Today, Steve uncovers some of the missing links in business operations. Steve's guest is Alicia Butler-Pierre, CEO of Equilibria, Inc.
Check out the Sketchnote of this episode with Alicia.
Alicia Butler Pierre is the founder and CEO of Equilibria, Inc., a 15-year-old operations management firm. She specializes in increasing bandwidth for fast-growing organizations via business infrastructure. Alicia has a B.S. in Chemical Engineering from Louisiana State University, an MBA from Tulane University, and a Lean Six Sigma Black Belt certification. Combined, her content has over three-quarters of a million views across various online platforms. Alicia hosts the weekly Business Infrastructure: Curing Back Office Blues podcast. She’s also the author of the 2x Amazon bestseller, Behind the Façade: How to Structure Company Operations for Sustainable Success. Committed to doing the right things the right way, Alicia's mantra is "to leave it better than you found it."
Alicia's Contact Details:
Machine Transcript Below:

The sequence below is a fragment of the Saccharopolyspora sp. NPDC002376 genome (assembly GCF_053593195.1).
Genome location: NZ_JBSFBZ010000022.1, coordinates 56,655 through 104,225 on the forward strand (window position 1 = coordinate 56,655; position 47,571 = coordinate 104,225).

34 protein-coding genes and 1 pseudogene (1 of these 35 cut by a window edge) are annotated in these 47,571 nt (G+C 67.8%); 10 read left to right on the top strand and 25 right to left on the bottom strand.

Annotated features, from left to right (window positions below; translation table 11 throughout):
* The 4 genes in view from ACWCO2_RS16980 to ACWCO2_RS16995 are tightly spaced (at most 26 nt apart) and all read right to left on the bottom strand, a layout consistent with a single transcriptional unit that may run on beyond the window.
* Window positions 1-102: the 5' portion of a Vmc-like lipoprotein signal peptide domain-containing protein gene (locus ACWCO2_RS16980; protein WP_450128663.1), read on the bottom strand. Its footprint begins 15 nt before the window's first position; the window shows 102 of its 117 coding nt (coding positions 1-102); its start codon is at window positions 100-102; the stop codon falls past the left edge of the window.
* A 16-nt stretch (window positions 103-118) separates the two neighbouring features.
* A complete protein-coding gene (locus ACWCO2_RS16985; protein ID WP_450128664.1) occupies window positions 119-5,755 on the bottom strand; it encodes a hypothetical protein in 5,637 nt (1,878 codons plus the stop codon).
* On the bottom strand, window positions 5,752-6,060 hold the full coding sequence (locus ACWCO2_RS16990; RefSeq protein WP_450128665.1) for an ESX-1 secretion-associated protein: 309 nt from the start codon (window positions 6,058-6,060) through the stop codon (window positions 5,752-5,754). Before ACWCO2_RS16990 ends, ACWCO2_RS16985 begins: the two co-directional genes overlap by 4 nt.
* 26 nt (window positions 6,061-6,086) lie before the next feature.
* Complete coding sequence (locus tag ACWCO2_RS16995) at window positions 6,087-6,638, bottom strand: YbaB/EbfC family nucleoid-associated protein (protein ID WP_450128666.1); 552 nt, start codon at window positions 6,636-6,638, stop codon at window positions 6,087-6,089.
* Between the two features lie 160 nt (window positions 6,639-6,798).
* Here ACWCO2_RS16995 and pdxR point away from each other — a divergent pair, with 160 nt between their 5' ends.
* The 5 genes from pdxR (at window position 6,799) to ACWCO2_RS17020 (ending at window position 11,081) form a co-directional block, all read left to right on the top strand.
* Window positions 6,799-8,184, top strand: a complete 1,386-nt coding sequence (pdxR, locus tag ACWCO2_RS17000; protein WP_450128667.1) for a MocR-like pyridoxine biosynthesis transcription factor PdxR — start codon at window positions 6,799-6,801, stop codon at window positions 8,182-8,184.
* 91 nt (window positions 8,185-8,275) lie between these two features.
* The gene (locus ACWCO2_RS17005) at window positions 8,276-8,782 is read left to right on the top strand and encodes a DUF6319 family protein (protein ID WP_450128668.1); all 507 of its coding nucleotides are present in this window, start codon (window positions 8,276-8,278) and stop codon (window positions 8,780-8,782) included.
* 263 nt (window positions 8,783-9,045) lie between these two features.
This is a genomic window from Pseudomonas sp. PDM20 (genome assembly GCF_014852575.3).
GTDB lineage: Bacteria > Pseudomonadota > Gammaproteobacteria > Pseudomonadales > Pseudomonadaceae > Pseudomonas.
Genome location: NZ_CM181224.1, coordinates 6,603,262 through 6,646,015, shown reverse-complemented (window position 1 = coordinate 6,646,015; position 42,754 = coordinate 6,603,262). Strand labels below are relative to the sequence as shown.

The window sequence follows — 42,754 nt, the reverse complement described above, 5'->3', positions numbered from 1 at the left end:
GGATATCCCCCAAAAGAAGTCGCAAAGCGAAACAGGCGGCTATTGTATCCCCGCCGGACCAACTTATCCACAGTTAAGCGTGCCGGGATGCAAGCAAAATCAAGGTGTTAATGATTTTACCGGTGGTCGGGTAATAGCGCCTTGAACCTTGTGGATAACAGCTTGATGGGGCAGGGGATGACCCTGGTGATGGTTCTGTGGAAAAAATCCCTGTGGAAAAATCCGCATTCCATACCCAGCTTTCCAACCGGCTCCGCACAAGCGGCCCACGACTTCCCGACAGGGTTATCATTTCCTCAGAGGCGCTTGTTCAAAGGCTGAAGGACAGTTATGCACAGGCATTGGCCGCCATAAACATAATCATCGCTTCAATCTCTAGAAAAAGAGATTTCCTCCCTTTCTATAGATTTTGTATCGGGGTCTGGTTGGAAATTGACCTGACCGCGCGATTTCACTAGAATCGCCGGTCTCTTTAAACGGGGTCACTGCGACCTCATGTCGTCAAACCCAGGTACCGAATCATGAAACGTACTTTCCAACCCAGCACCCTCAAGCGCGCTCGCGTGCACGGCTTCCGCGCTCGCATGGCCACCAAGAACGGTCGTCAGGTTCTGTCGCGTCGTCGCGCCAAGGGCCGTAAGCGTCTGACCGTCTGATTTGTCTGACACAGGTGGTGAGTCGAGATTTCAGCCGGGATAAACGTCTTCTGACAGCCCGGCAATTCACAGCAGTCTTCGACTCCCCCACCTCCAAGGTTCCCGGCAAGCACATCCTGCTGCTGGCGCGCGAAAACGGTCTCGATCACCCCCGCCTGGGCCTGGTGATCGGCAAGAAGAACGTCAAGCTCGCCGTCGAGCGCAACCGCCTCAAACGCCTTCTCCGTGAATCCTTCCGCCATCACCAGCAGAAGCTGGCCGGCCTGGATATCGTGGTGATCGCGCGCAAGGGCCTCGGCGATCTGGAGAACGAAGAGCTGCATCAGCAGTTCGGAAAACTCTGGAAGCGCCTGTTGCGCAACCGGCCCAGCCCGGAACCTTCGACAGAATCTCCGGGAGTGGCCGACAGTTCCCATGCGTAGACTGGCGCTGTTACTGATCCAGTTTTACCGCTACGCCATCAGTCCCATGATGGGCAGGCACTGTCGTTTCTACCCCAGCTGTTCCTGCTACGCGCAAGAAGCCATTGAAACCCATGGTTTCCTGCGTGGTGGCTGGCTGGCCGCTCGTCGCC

Welcome to the Science of CX podcast. My name is Steve Pappas a former serial entrepreneur turned C. X obsessed expert and each week we bring you an inspiring message and insight into how customer experience can catapult your business to soar grow and accelerate beyond what you thought was possible. We seek out experts to interview and help you on your journey to see X in the Science of C X. Well welcome everybody to another episode of The Science of C X. I'm your host, Steve pappa's and as always, you know, we keep trying to find experts in all areas of customer experience, an employee experience and today is no exception. We have a great guest today, we have Alicia Butler Pierre and she's coming to us from Atlanta and she is going to talk to us about the importance of process and the infrastructure within the business. So please help me welcome Alicia to the show. Thanks Alicia for coming on today, Steve, I am so excited, thank you so much for having me. Well, I think this is going to be our pleasure because I have been dealing in process for so long and this season we haven't had anybody that I could just talk process with. So let me give folks a little bit of your bio just so they understand who you are and what we're going to talk about. Alicia Butler Pierre is the founder and Ceo of equilibrium Incorporated. So 15 year old operations management firm Alicia specializes in increasing bandwidth for fast growing organizations via business infrastructure. This is going to be important later in our conversation. So just remember business Infrastructure, Alicia has a Bs in Chemical Engineering from Louisiana State University on NBA, from Tulane University and a lean six sigma black belt certification combined her content has over three quarters of a million views across various online platforms. Alicia really knows what she's talking about. Alicia also hosts the weekly business infrastructure hearing back office blues podcast too. So we have a fellow podcaster here in the room and she's also the author of two times the amazon bestseller behind the facade, how to structure company operations for sustainable success, committed to doing the right things the right way. Alicia has a mantra that she's stuck with and it says to leave it better than you found it. So Alicia, that's a great bio. I have to comment on the leaving it better than you found it. Where does that come from? And at the same time maybe you could give our listeners a little bit of how you happen to come into the customer experience realm if you will to. Well, first thank you for introducing me, wow, that was great steve my mantra to leave it better than you found. It comes after years of beating myself up. The perfectionist in me always wants to have a client that I may be working with or a project that I may be a part of. And have you ever had that feeling where you make suggestions or recommendations and you feel so strongly about those suggestions and recommendations and when they don't implement them, it's like ah it just eats away at you. And I had to start telling myself, okay, did you at least leave that client or leave that particular project better than the condition in which you found it? And if the answer to that is yes, then I've done my job that helps me go to sleep at night, nasty because sometimes I would have things literally keep me up at night and then as far as my coming into customer experience, Gosh, I guess it's just part of my work ethic in my morale. I've always same things through the lenses of other people and my background in the world of processes and operations management actually starts in manufacturing. And that was when I first started hearing about Lean 6 Ï‚.. But because I was just a little p on, um I had no seniority when I was working as a very young engineer in my very early 20s. But I knew that it was a big thing and I was at the time working at Monsanto making round up. And only those engineers who had been around for several years were allowed to take this training. And eventually once I left the company and I relocated and I started my own business, I did invest in training myself and I always appreciated this customer centric city that comes with lean six sigma. In fact there's an exercise called the Voice of the customer because you can make improvements all day long. But if it does not trickle down to that customers experience with your product or your service, it is all for nothing. So that's my introduction into customer experience. Absolutely. Well, that's important. I think maybe what we should do is that we use some terms earlier business infrastructure. And it's probably important for us to explain exactly what you mean by business infrastructure because it is in the title of your book so that people understand exactly what area we're going to be talking about. Sure. So it definitely has to do with the way you operate your business, the way you run your company. And thank you for asking that question about business infrastructure. Because I always tell people steve it's a blessing and a curse. A blessing in the sense that there are not a lot of people out there in the world who talk about business infrastructure but also occurs because there aren't a lot of people out there in the world talking about it. And so clients don't necessarily know to use that terminology when searching for a person like myself. But the definition that I have for business infrastructure is that it is a system for how you link your people your processes and your tools and technologies such that the business grows in a profitable, repeatable and sustainable way. Perfect. I think that makes an awful lot of sense. And in those areas, you know, you've got the people, you've got the process and the technology there. It's important for us to highlight why this is important. You know, we talk about a lot of aspects of customer experience. We talk about everything from voice of the customer to customer journey mapping to persona building and everything in between and beyond. But at the end of the day, one of the most important things is the foundation of the business. How you pull these things together, your people, whether the employees or customers, your processes and the technology. So let's talk about the why why does this matter today? Especially through what we've all been through. Why should businesses start to really analyze and look at aspects of their infrastructure as a way of growing? I mean, some people look at it as, oh, that's the foundation, that's how the house is built. But it's really all the visible stuff. It's the stuff on the top when we talk to people, how we interact with people, I think a lot of people and why this is an important episode is for them to understand that the house falls if the foundation fails. That is so true. And that's such a perfect analogy comparing it to building a house. You don't want to build your house on sand, you want to build your home on solid ground, preferably a concrete foundation. If I could just step back just a bit steve and I don't know if I'll offend anyone out there by saying this, but I always look at it as marketing versus operations. Marketing are all of the activities that you're doing that are customer facing. It's what the customers sees. So the customers sees your branding, they see your social media presence, they see you as a result of the press and the pr the operations, our the unseen things, the things that your customers don't see, but that they experience. It's all of that behind the curtain, under the hood back office kind of stuff that gets into the nitty gritty details of how that product or service is actually delivered to your customer. And that's what I mean. When I say, it's not necessarily seen by your customer, but it is definitely experienced by your customer. The reason it's so important. The why is because if your customers consistently begin to have a bad experience, they will leave. That goes without saying. But how do you fix that? And that's where most people don't always know to take a look at their processes. I think Michael Gerber in his book, the myth does such a wonderful job of explaining how even if you don't plan to grow your company via a franchise model, start thinking along those lines. If we look at Mcdonald's for example, you are going to pretty much have a consistent experience whether you're going to Mcdonald's in new york city or Nashville Tennessee vs Hong kong customers know what to expect. But imagine if you go to a Mcdonald's in Washington D. C. And you have a horrible experience. You may not know what went on behind the scenes to cause that experience to be so horrible. You just know that as the customer, you're feeling it and you're likely not going to be quiet about it. Another reason why business infrastructure is so important steve is because it is especially important when your company starts to grow very quickly. Let's take the pandemic and what has happened to some companies because we hear a lot about the businesses that have failed. But there are other companies that skyrocketed in growth, everything from firearms and ammunition to toilet paper and hand sanitizer. All of a sudden that demand has substantially increased for those products. Did they have the operational capacity to handle that demand? And we all know the answer to that. It took some of those organizations months to catch up with the demand. So again, that gets into your operations. When we start talking about capacity and band with and the people that you need to make sure you can process all of these orders. All of that has to do with your business infrastructure. And that's really the piece that allows you to scale in a lot of my talks, we talk about the fact that we all are here because of the customer in any one of our businesses were here either to service the customer to provide them something, but also the unsung heroes are the ones that work on behalf of the customer. The way I pointed is that when we do some of the exercises in some of my courses that there are customer facing people. So you put it in terms of marketing as the customer facing and marketing is probably the fuel that grows the business. We look at all of the customer facing, all of the ones that affect the customer experience that are dealing directly with the customer. But then there's the whole other part of the business that operates on behalf of a customer. And I hope they understand that their salary is paid because of a customer. You know, I think it was sam Walton that said it best we're all hired and fired by our customers. So what you say is spot on. It is absolutely one of the most important areas. So maybe we can dive in a little bit more because when I think about the term scalability, especially what you brought up about businesses that have skyrocketed, they can buckle under the pressure of the fact that they grew too fast. Let's talk a little bit about where the problem areas and where are the pitfalls that they can fail, especially when they're growing? Yes, and thank you for phrasing that question in that way, because whenever we hear about business is failing, it's usually from a completely different perspective, the perspective of not having enough customers, but that's not what we're talking about right now. We're talking about the fact that you have done such a great job in marketing and promoting your company and you have a great product or service that demand just steadily increases. So now what if you don't have that business infrastructure in place, your company can absolutely still fail. One of the first things that companies have to contend with that are growing very rapidly is the need to upgrade in every single aspect of the company. You need to hire more people. And it could also mean that some of the existing employees that you have may not have the skills you've just kind of been skating by and it's okay as long as we're able to get the orders fulfilled or as long as we're able to provide that particular service, it's all good. Right? Absolutely. But when your demand literally can double overnight, do those people necessarily have the technical aptitude and skills to perform whatever test they've been assigned. And a lot of times when we're just starting out, especially micro enterprises, that is not the case, several people are wearing several hats that they probably should not be wearing. And so that's one of the first things again that a company has to contend with this. Oh my gosh, we have to increase our staff, we have to get them on board quickly. Well then you start to recruit you. Screen people you interview eventually you start hiring. Well, what does your onboarding look like? What does that orientation look like? They have to be trained. But the business hasn't slowed down any. It's still coming in fast and furious. So how do you carve out time steve to actually train these new people and still service your customers without there being a dip in the quality or the experience. So that's another balancing act. You may also realize I don't have anything documented. Oh my God, it's all in my head. There is nothing documented. Oh, crap. So now you've hired these people and they're kind of looking at you like, well, steve, okay, we're here. I know you don't want to pay us to just kind of sit around and do nothing. We're not telepathic. I can't read your mind. So what do we do? And you can fire them. We can go down that path if you'd like, but it wouldn't be smarter advisable because it's your fault. The other thing that can happen is you may realize you need to upgrade your technologies, you may have to upgrade physical equipment, you know, so many of us are working remotely now, but once we're all still able to kind of go back to maybe even a hybrid working solution where people still come into an office, you may have to also upgrade your office space. You may have to upgrade the digital technologies that you are leveraging all those cute little free accounts that you have here and there. Guess what? You have a team now. So that basic version of whatever you signed up for, it no longer works, It's no longer sufficient. You need the pro plan or the enterprise plan and all that comes with a price tag plus a learning curve. It's not to scare people steve is to get everyone to start thinking about these things. Now. Start preparing your company for that unprecedented growth now. And one of the best things that you can do for yourself and your company is to start capturing your processes. Let's let that marinate a little bit because I think it needs to hit home to a lot of people because when cash is flowing and the business revenue is happening, a lot of folks tend to overlook some of the impending doom symptoms, and unfortunately, it's not until there's a bleeding head wound, do they decide to go to the er Right, so let's talk a little more about the symptoms that are business leaders out there listening to us can maybe keep in the backs of their mind as to what are the symptoms? What should be telling them? It is time that they've got to do some things and then we're definitely gonna come back to the process because it's an area you and I could talk five hours on, I'm sure. But let's talk about before it becomes a bleeding head wound or what are the telltale signs that a business leader should be looking for? Even when times are good, even when the cash is flowing, that they should be saying, okay, I'm starting to see this, this, this and this. It is definitely time for us to make a major change here so that we don't have the information stuck in people's heads. We do have a single source of truth. We do have a place that all new hires can go to. We do have a way of training them, we do have a way of onboarding them, etcetera, etcetera. So what are the telltale signs that you've noticed when you've gone into businesses that have said, oh, Because I know I can walk into a business and in about 90 seconds I'm starting to get that feel for what's happening and what are the survival techniques that they're using to just get through the day? Yes, that's excellent. We're talking about the science of customer experience, seeing that steady increase in customer complaints, you always have to monitor that metric at all times. You want to keep that obviously as minimal as possible. But if you see that it's just steadily increasing and it's not necessarily a phone call, it may not necessarily be a face to face interaction or expression of dissatisfaction. People have a way of going onto social media and voicing their complaints there and now you have a real problem on your hands, especially if you don't have someone on staff to respond and address these issues as they are brought up on social media. So that's one absolute telltale sign is the rise in customer complaints. They're airing the dirty laundry out in public. We definitely don't want it. Exactly, and we know how this goes right, customers are less likely to tell others about a positive experience. Then they are in comparison to when they have a negative experience. If they have a negative experience, you can best believe they are not going to be quiet about it and they will get online, they will get into different forums, they will get onto twitter and just kind of sling your brand that you've worked so hard to build, just drag it through the mud. The other factor that I've always noticed is high turnover in staff. Again, people are frustrated because they're hired to do one thing, but then they're told to do something else or they're never given instructions on how to do their jobs? Well, how do I become a high performer in this particular role when you've never clearly defined that for me? How can I improve my performance when you've never even given me a process to follow yet alone. Tell me the metrics by which my performance will be measured and especially if we're talking about your employees who are on the front line, who are truly customer facing and they have to deal with the yelling and the screams and the hurled insults and things like that. They're not going to put up with that, so they leave. Another factor is, many businesses are audited. Many businesses have some type of regulatory agency that provides some type of a governing body. Whether we are talking about CPS, for example, accountants, insurance agents, people who have medical practices, chiropractors, dentists, people also who might do work with governments, universities, there is usually some type of auditing agency that we all have to be aware of. Even if you don't fall in one of those sectors that I just mentioned, we all have to deal with the I. R. S. There is no escaping Uncle Sam. If nothing else, take the time to study what they are looking for. Have all of your ducks in a row, make sure all of your I's are dotted and all of your T. S. Are crossed so that when you do find yourself being audited or your company being audited, your company will be ready if it's not depending on what the agency is and what type of power that agency has. Your company again can be shut down. So those are some things. And then I think another one that probably is really reared Since the events that took place in 2020 is this rapid digital transformation that we've all had to undergo. And again we've had to contend with are my digital technology is sufficient. Am I finding that we have to do double triple entry into multiple systems simply because those systems don't integrate with each other. So now steve, you might have to start having a conversation about upgrading to some type of an enterprise resource planning system, something that's way more sophisticated. Then using the little this system for this, this system is for your crm, this system is going to be your knowledge base. This system is going to be your direct messaging or chatting feature. You know, your needs may have outgrown all of those things individually and it may require having to do a serious upgrade. You can't just band aid and duct tape it anymore. You have to completely replace all of those technologies. Getting documents signed while we're all working from home. Now. That's been tough. We all know that pain because we've all felt it and been through it. We built a better solution. Seeing the problem that everyone has gone through now that we're working from home to get documents and contracts signed just requires so much effort and it's been difficult for everyone. We've solved that problem with sign pdf doc dot com. Sign pdf doc dot com is your one stop simple solution to get all of your documents commented shared and signed easily. You can even import from google docs and dropbox into a single manageable dashboard. Sign up today for your free account at www dot sign pdf doc dot com. I'm wondering Alicia as you're speaking, how much of these symptoms a founder can be aware of and I'm not taking anything away from the founders out there that are listening, but I'm wondering whether or not the blinders sometimes are on and they really do need someone else to be looking critically at the business over time to say I can see these. And I'm just wondering whether there's a gap between the founder and the business operations and the infrastructure that really needs to be handled. It doesn't feel like it's something that every business leader is prepared for they're prepared for. I've got a great idea. I started to get a lot of sales from it were caught in that hamster wheel of selling and supporting what we sold and continuing and continuing on and if we have VC money we just got to stay on the hamster wheel and I'm wondering, when do they come out of their bodies and really think about things dispassionately and without any bias to the I built this thing. What do you notice out there? That is such a great observation and I'm glad we're having this discussion because the role of the C. O. Is so important. I'll never forget steve. Years ago I was talking to a client and this subject actually came up and he said, well I've been coached and told that C. E. O. S are actually being phased out in most large companies. And I was like what? Who told you that whether you call that person the Ceo or not? Rest assured. There is someone in all of these very large organizations who oversees the operational side of the business. Trust me now that person may not be called the chief operating officer or the chief operations officer. And if we're talking about a smaller company, that role might be a director of operations. The general manager, sometimes it's just the office manager. But again, there is someone or if there isn't, there should be someone who is looking over those nitty gritty details and can then communicate that to the ceo because you're so right. Ceos are the visionaries there, the big picture thinkers there at that 50,000 ft level. I don't want to get bogged down into these nitty gritty details. I just know that the money is coming in. If we're talking about a larger company, the shareholders are happy. My employees seem to be happy. Sure we have some turnover, but hey, the business is still coming in. So who cares, it all balances out. That's what I think sometimes some leaders tell themselves at moments, but if we're looking at smaller companies, you absolutely have to have someone around you. If you are not that person, you need someone around you who doesn't mind rolling up their sleeves getting into the trenches and doing the day to day detailed grinding work that's required to make sure that again behind the scenes, everything is flowing as smoothly as possible. And that machine is working as though it's a well oiled machine and this is where introspection becomes so important. Be honest with yourself. If the thought of everything that steve and I are talking about right now, just drives you nuts, Get someone around you who loves it. You can complement each other. I'm not a huge fan of looking at your strengths, your weaknesses, opportunities and threats and trying to figure out well, how can I convert my weaknesses into strengths? Know find people who are strong in the areas where you are not. We don't enjoy every aspect of our business. Let's be honest, I hate accounting, I hate bookkeeping. I do not enjoy it at all, but I know it has to be done and I have respect for people who know how to do those things. So I make sure I have people around me who can do those things and who love it and enjoy it and are very good at it. So the same is true for us as CEOS and heads of these companies. If we don't enjoy doing that level of detailed work, get people around us who do enjoy it and who are very good at it. Great advice. Let's bring it back to the process because I want to make sure we have enough time to cover. How do you begin this? Let's say, someone calls you, they do have that bleeding head wound, you're having the first call via zoom or whatever it is. What's the first thing that they would expect someone like you that comes in to help them would need or would ask the first thing that I would ask. I have a scoring system, I call it the pace score and it looks at your productivity, your availability, your capacity, and your efficiency and when I say you're I mean you're companies based on that score that enables me to ask certain questions And I've done this long enough to know usually within 15 minutes I'm pretty good at being able to say, you know what I see, what's going on here and then I ask a certain set of questions and then based on that person's answer, I am then able to almost give them some few next steps that they should consider Because one thing that I often tell people a misconception about this type of work and I know you can appreciate this especially when it comes to the process. Improvement piece is okay, well I'm thinking I could get this done and maybe 30 days lickety split. No problem. No, you didn't build this overnight. So why do you think you're going to fix it overnight? Especially if you don't have anything documented. So what I have learned is to diagnose and properly assess the root causes of the fast growth pain and then offer solutions and the way those solutions are offered Are in 30 to 60 day increments. So whether that means we work on this as a project where my company comes in and kind of takes the rain and does the work for you or if you want to do it yourself, if you have someone, especially as of covid this happened quite a bit where ceos might contact us and they would say I am way too busy. Plus I don't want to do this kind of stuff. This gives me a headache but I have an administrative manager who can work with you or I have an operations manager who can work with you a C +00 so forth and so on. So that's another way that we're able to work together. The other thing is that we're about to start doing remote workshops. So again, for people who may not want to make the financial investment or if they just don't have the time and it just works out better for them to do it in the form of a workshop where they have their peers that they can kind of bounce ideas off of. Also that's another way that we're able to work with people. Great, Well, let me ask you a question because it just struck me that some of the things that you may come up with in your solutions might not always just be processed because they either lack process or they need to optimize or re engineer the process, but it may be behavioral too right. There may be the way that they behave, might also be part of this, so it's not just the process itself, but it may be some of the soft skills. Do you work on that also? Yes, and I just realized I didn't talk about the framework that I have. So the framework that we have for building business infrastructure is called casino and it's basically the combination of two ancient Egyptian where is scott and see Newcomb meaning the spirit or essence, see new meanings, similar Tudor twin. So the idea is that as a result of going through this framework, you will in essence replicate the spirit or the essence of what makes your company so great to begin with. That starts with figuring out all of the tests that have to be performed in your company and it's grueling. I'm not going to even kid you. It is grueling work, but when you get on the other side of it, it serves as a foundation for how you organize your company into departments and from there, how you create job descriptions, even if you have existing job descriptions, they will be so much more succinct. After going through this exercise, you then have a foundation for creating a new organizational chart that isn't just like a regular chart with just boxes and maybe a few people's names and titles on their note, these are growth plants. These are your company's vision boards, that's what the organizational charts that we create for companies look like. It also serves as a foundation for your records management systems. We were talking about these different digital technologies earlier. Many people like the idea of having a paperless office. Okay, great. So you don't have a physical mess, but you might have a digital mess again when you hire and add to your team, do people know where to go and quickly access the information that they need and if the answer to that is no, that is something that we can address through this framework. We also take a look at the actual configuration of your workspace and then we get into the processes. So those are all of the elements. And yes, it absolutely touches on those soft skills. Perfect. I think we've come full circle around and the process part of this should never be overlooked. I want to challenge every listener to really think about their processes whether or not they have them written down whether or not they have them in what they consider to be a single source of truth that is protected and is updated and is a living breathing area knowledge base for their businesses. We've got to challenge them. So can we leave our listeners with an exercise? Of course. I love exercises. So I'm not sure the best way to get this to your listeners will have show notes to anything in the show notes. Okay, so what I am going to get to you steve. It's an 11 x 17 sheet. And on that sheet it has all kinds of topics is categorized into six areas, accounting and finance operations. HR. Marketing, business development operations. And I thi I may have even named seven. I don't know but but suffice it to say on this sheet of paper you have all kinds of topics within each of those categories. The idea of when you look at this sheet is to get together with your team and start to think of all of the activities that you perform in your company as it relates to each of those topics. For example, let's say if we're looking at accounting, everyone, even if you're a non profit organization, we're all dealing with money. Some of us pay taxes, some of us don't. That's the only difference but we're all handling money. So let's say one of the topics might be accounts receivable. So you and your team would have a conversation around. Okay. So let's talk about how we actually receive money. That means we send invoices or we may have a point of sales type system that we're using. Do we issue receipts? Do we issue electronic receipts? Who actually goes and deposits the money? Just have all of those conversations. Those are all individual activities or job tasks that are performed in your company. And here's what's going to happen. You will inevitably come across the topic where you say, what on earth is that? So it's going to force you to have a conversation with your team about, first of all, what the heck is that? Didn't know what that was. Maybe that's something we should look into. I'll tell you what one of the topics is. So many clients that I've worked with over the years when they get to factory, they're like, what in the world is that? And so it's great because they get to have a conversation about it. And so what will happen is even if you aren't performing a certain activity that relates to one of those tasks, you may decide, you know what, we're not doing that right now, but it's something that we do need to do and you want to capture that as well. What's going to happen is you're gonna have hundreds of tasks, and then from there you want to start to take those tasks and group them into departments. And I know we don't have enough time right now to walk through that entire exercise, but just know it always starts with answering the question what work needs to be done that is going to help you so much. And that serves as a foundation for also identifying the processes that need to be captured in your company. If you want to know specifically step by step how to go through that entire framework. I really recommend shameless plug seriously. It's a true how to book, but it's told in the form of story helpful to someone out there that's going to be immensely helpful to a lot of folks. I'm sure I want to let people know that they can head on over to amazon and they can buy your book behind the facade. How to structure company operations for a sustainable success. So just look up Alicia Butler Pierre and behind the facade and you'll find that, and it really is a book that covers all of what we've talked about and tons more. How else can they get in touch with you if they want to talk to you about coming and helping them? The best way is probably to go through my personal website, which is Alicia Butler Pierre dot com. So that's A L I C I A B U T L E R P I E R R E dot com. And that site serves as a hub for my consulting practice, the podcast, the book, as well as all of my social media links. I'm very active on linkedin twitter, starting to get a little bit more active on instagram. I'm even on clubhouse now steve. That's been interesting, but I am definitely open, definitely receptive to having a conversation with anyone. Even if you just have some ideas that you want to bounce off of me. I'm more than happy to have that conversation. So yes, please go to that website and from there you'll be able to link to these other sites. I think that's a great way to go. So I want to thank you Alicia for coming onto the show today. I've learned a lot. I really enjoyed talking about process and I'm sure our listeners are really happy with this episode two. I hope so. Thank you so much steve. This was fun. That was great. Well there's another episode of the science of C. X. I'm steve PAPP is your host and until we meet again please stay safe. Stay healthy and do take care. Bye bye. Finding one place to see all customer experience related tools to technology has been difficult until now. We just built it. Get ready for a science of C. X. Original customer experience technology has been helping to drive businesses by giving them insights into better methods to engage and delight their customers for some time now.